But what if this trip could be a lot easier. If you let go of the need to see everything and take a deep breath — let’s figure out how to relax!
1. Hike past the pull offs.
I’m amazed at how many people stick to the road at National Parks. In a ½ mile, you’ll see a huge drop off in crowds, and become immersed in wonderful solitude…
A sense of peacefulness sets in as nature surrounds you. Every step, you’ll feel more and more relaxed. Sometimes the things you can see are even better than what you find at the roadside.
2. Get to the park EARLY – between 6 am and 9 am.
Now I’m not an early bird, but there are perks to being in the park when everyone else is sitting down for breakfast. You can walk down trails in peace, take glorious pictures without the crowds, and dance like nobody’s watching…
You could also get the chance to see an epic sunrise!
3. Plan only one big event or major site per day.
On our first national parks road trip, we tried to see Yellowstone in only 4 days. We even tried to cram in a few major hikes! The rush, rush, rush from one place to another lead to exhaustion and achy, swollen feet.
Since Yellowstone, we’ve learned a few things: we plan 1 or 2 major sites a day. Whether this means a scenic drive with a few pitstops, a day hike, or an attraction like Old Faithful — less is more. You won’t feel rushed to see every single overlook in the park.
BONUS — extra time: you might hear about a local hidden gem or discover a special event in the park after you arrive. You’ll have extra time to explore, and still conquer your must-do list!
4. Allow for some time at the Visitor Center.
Rangers at the park provide valuable information. Sometimes trails are closed, or there are bear sightings. This kind of information isn’t always available on the web and can change how your adventures play out.
Plan about an hour in each Visitor Center to see the videos, explore the exhibits and get park passport stamps. Additionally, this can be a good way to break up your travel days.
5. Pack a lunch.
After some exploration and a good hike, we often get hungry much earlier than usual. And after beating the crowds, the last thing I want to do is drive out of the park to find a meal.
A packed lunch lets us stop whenever we’re hungry, and avoids any extra driving to find a meal.
6. Expect delays on your road trip.
The National Parks have a record number of visitors. So, it’s no surprise that you might find yourself in a traffic jam.
In parks like Yellowstone and Rocky Mountain National Park, animals like elk and buffalo stand in the middle of the road. Prepare to be flexible and patient.
Remember, you’re there to enjoy the journey — no need to rush to the next destination! And maybe, you can stare at the buffalo while you wait.
7. You may have NO PHONE SIGNAL in the park.
Lucas and I have been lost a few times on the drive to a National Park, and it’s always in a situation where we have no bars. A little bit of panic creeps in as it dawns on us we don’t know where we are anymore.
To solve this: we either print out directions or save them directly to our cell phone.
If you plan to use a particular app for your national parks road trip, not all apps are designed to work without signal. Plan ahead — try your app out in airplane mode, and see if it works as expected.
Protip: Airplane mode can also save your battery when you don’t have any signal. Your cell will lose battery power faster when it can’t find a signal.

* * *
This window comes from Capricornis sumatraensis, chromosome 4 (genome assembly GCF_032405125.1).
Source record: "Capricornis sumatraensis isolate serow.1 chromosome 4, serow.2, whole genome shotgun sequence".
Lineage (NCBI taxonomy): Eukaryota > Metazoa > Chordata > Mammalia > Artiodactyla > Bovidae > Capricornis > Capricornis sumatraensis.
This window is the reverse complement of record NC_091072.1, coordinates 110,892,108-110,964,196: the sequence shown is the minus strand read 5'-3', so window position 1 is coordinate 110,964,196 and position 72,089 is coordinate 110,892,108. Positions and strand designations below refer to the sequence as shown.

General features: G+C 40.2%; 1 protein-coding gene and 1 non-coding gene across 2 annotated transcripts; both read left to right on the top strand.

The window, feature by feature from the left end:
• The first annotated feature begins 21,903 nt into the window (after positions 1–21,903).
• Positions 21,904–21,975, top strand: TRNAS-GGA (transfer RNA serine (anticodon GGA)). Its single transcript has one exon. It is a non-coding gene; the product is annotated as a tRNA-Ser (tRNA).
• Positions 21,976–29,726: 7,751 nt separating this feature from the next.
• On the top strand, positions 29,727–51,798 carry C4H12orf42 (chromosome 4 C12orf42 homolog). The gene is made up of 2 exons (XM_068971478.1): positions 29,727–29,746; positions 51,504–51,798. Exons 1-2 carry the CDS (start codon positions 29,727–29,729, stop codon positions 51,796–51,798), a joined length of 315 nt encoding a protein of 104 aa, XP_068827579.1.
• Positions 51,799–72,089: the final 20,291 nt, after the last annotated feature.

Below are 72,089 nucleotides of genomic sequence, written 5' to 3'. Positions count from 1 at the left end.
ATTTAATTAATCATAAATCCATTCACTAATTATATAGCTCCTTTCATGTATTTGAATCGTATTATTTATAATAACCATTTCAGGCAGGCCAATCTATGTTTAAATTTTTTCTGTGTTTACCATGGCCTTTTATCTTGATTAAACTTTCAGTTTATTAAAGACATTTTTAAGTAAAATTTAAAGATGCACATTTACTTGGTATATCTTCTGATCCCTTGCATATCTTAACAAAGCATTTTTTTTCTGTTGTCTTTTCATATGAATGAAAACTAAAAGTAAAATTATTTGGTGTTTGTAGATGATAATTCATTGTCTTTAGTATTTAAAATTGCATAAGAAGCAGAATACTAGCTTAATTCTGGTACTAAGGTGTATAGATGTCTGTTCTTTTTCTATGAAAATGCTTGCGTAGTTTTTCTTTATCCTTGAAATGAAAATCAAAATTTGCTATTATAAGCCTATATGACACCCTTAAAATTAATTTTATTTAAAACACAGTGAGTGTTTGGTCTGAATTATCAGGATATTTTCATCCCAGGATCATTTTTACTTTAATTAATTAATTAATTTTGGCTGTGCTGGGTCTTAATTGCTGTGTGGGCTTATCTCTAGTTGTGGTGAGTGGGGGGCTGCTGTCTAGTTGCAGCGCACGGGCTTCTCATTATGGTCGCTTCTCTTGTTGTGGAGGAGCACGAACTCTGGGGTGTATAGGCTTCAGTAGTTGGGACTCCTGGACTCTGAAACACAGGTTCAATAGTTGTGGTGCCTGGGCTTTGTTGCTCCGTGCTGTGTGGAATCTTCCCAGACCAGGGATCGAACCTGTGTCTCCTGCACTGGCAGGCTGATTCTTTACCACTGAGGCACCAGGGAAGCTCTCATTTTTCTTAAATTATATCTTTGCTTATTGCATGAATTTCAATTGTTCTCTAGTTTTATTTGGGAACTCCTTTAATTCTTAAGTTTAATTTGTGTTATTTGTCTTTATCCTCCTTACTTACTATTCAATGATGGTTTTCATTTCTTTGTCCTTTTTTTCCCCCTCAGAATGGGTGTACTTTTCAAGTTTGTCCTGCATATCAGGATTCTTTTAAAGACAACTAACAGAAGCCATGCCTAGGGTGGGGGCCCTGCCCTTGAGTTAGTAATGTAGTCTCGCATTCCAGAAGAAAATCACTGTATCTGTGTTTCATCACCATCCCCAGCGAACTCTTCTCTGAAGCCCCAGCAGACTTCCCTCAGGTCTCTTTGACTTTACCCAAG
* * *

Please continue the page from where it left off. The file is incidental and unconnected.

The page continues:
8. More than one park on your national parks road trip? Pace yourself.
We’ve felt the most relaxed on multi-park trips when we allow plenty of time for travel and exploration.
I mean, you could drive 6 hours, unpack, rush to the park and spend the rest of the day sightseeing. However, such a pace leaves us exhausted. When we do this day after day, the vacation becomes less enjoyable, and we have a tendency to fight with each other more.
Here are the guidelines we use to be sure we stay relaxed and happy:
- Small Parks: A minimum of 1 day.
- Large Parks: At least 1 week.
- Travel Days: Travel only, minimal sites. Take some time to settle in.
9. Have a plan for dinner.
The campfire plan: Nothing’s worse than setting up the campfire and prepping meals in the dark! Try to be at your campsite about an hour before sundown.
The restaurant plan: If you have a particular restaurant to visit, plan your route so that you’re close to the restaurant around supper time.
10. Check the park’s hours of operation.
Some parks are only open certain days of the week, and others are open 24 hours. Visitor Centers almost always have hours of operation.
We often expect historic sites and Visitor Centers to be closed on some federal holidays. However, we’ve run into the occasional odd and unexpected closure.
Many of the parks in the New Orleans area are closed on Mondays. And don’t even think of a visit during Mardi Gras — they’re closed. Everyone’s out partying!
11. Have backup activities for rain days.
While brief thundershowers are common in the mountains and on the coasts, sometimes you’re faced with entire days where it pours. This can be a major setback on your national parks road trip, but a backup activity can help keep things tolerable:
- Go to one of the towns right outside the park. They are often full of indoor attractions or shops.
- Go to the visitor center: watch the video and see the exhibits.
- Attend a ranger talk.
12. If you don’t see everything on this trip, it’s OK. You have an excuse to go back!
Hopefully these tips will ease away the stress and FOMO from your national parks road trip. You’ll find your experience to be less rushed and much more memorable. After all, you’re going to the parks to experience the outdoors and to get away from the stresses of everyday life!
Be patient, be flexible, and have fun.